An asymmetric cell division produces two daughter cells with different properties. This is in contrast to normal cell divisions, which give rise to equivalent daughter cells. Notably, stem cells divide asymmetrically to give rise to two distinct daughter cells: one copy of themselves and one cell programmed to differentiate into another cell type.
In principle, there are two mechanisms by which distinct properties may be conferred on the daughters of a dividing cell. In one, the daughter cells are initially equivalent but a difference is induced by signaling between the cells. In another, the prospective daughter cells are made different at the time of division of the mother cell. Because this latter mechanism does not depend on interactions of cells with their environment it must rely on intrinsic asymmetry. The term asymmetric cell division usually refers to such intrinsic asymmetric divisions.
Intrinsic asymmetric divisions rely on the following mechanism. At mitosis certain proteins are localized asymmetrically to one half of the cell. Next, the cell is cleaved as to separate the two halves. Thus, the asymmetrically localized proteins are inherited to only one of the daughter cells, causing that cell to be different from its sibling. Because these proteins determine what becomes of a cell they are called cell fate determinants.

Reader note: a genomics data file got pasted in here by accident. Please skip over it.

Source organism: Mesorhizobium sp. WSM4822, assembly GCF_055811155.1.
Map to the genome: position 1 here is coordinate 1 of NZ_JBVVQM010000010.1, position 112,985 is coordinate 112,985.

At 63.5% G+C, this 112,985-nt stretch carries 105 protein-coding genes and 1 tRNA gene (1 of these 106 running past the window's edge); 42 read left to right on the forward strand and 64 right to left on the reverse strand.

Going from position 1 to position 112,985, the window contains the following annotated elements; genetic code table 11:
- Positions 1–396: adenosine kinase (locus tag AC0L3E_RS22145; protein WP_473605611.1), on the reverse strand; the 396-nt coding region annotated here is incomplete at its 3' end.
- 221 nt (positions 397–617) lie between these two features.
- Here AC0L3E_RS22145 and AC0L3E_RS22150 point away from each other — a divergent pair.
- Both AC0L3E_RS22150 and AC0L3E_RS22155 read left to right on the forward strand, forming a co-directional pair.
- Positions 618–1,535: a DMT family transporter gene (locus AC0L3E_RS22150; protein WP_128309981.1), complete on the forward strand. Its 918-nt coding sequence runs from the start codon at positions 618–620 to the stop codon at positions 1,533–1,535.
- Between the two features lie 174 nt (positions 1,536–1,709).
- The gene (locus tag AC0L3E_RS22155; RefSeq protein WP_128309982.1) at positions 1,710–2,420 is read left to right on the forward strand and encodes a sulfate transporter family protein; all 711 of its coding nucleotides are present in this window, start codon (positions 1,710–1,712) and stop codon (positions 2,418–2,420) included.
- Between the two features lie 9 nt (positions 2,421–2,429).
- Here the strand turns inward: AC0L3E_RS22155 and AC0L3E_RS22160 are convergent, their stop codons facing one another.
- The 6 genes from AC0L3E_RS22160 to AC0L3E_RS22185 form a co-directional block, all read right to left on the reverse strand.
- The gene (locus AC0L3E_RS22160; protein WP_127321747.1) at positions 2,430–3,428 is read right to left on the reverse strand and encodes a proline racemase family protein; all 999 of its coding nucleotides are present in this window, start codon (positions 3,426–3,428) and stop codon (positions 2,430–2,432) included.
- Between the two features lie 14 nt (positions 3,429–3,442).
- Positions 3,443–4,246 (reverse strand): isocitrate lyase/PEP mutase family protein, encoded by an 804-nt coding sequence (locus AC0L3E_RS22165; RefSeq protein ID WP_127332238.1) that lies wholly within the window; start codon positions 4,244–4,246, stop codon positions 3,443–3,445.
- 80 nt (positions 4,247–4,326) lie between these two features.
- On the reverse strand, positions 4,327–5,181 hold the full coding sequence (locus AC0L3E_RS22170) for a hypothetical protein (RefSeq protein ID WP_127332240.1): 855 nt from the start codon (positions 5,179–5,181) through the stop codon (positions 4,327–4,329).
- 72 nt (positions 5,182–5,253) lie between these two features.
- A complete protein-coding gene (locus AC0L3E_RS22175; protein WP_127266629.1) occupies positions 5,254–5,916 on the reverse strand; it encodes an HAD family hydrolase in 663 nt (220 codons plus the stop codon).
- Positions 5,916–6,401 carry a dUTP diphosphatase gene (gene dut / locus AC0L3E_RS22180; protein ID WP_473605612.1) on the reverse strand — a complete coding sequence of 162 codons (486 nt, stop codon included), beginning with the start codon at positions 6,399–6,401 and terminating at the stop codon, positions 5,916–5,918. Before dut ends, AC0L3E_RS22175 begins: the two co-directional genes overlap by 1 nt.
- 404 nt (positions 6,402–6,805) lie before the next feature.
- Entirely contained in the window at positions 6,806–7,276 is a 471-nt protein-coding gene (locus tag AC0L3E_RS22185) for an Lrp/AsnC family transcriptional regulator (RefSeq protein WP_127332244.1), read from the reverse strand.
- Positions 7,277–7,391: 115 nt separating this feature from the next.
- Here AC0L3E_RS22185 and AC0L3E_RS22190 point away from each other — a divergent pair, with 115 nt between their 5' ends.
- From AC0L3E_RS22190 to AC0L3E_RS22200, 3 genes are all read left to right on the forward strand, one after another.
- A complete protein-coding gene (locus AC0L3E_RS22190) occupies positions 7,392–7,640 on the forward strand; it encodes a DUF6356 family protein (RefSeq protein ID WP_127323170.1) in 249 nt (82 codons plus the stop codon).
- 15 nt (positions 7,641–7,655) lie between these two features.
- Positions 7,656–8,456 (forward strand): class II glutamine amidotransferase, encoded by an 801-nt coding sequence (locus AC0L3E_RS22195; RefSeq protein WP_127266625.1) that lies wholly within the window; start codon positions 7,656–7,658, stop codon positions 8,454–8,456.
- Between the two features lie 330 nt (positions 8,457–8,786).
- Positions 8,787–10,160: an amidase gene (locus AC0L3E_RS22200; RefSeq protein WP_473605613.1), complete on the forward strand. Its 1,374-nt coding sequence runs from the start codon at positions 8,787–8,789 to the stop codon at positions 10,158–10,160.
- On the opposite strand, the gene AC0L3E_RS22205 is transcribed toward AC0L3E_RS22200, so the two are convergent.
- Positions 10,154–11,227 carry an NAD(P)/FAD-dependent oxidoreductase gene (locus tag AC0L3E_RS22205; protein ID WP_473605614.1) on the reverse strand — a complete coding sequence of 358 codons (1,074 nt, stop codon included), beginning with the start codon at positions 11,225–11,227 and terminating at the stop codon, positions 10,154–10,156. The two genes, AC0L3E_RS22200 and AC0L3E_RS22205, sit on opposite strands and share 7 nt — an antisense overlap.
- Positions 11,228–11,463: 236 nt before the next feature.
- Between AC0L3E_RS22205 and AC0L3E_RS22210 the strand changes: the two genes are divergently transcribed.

This mechanism raises two requirements: first, the mother cell must be polarized; second, the mitotic spindle must be aligned with the axis of polarity. The cell biology of these events has been most successfully studied in three animal models: the mouse, the nematode Caenorhabditis elegans and the fruitfly Drosophila melanogaster.
Animals are made up of a vast number of distinct cell types. During development these are generated from a single cell, the zygote. Asymmetric divisions contribute to this expansion in cell type diversity by making two types of cells from one. For example, it is thought that many of the cells in the central nervous system derive from asymmetric divisions.
Cells may divide asymmetrically to produce two novel cells at the expense of the mother cell. For example, in plants, an asymmetric division of an unspecialized epidermal cell can produce a guard cell mother cell that divides again to produce two guard cells, the cells that control the closing and opening of stomata. However, asymmetric divisions often give rise to only one novel cell type in addition to a new copy of the mother cell. Such divisions are called self-renewing. Self-renewal is a hallmark of stem cells, and there is growing evidence that stem cells self-renew through asymmetric division. In this way the production of new cell types (differentiation) is precisely balanced by renewal of the stem cell population.
Asymmetric division of somatic cells also creates a drift in cell function through the human life span contributing to aging of the organism. It is due to the asymmetric distribution of DNA between daughter cells.
Asymmetric Cell Division, Progress in Molecular and Subcellular Biology, volume 45, A. Macieira-Coelho, Editor. Springer Verlag, Berlin, Heidelberg, New York (2007), ISBN-10: 3-540-69160-0
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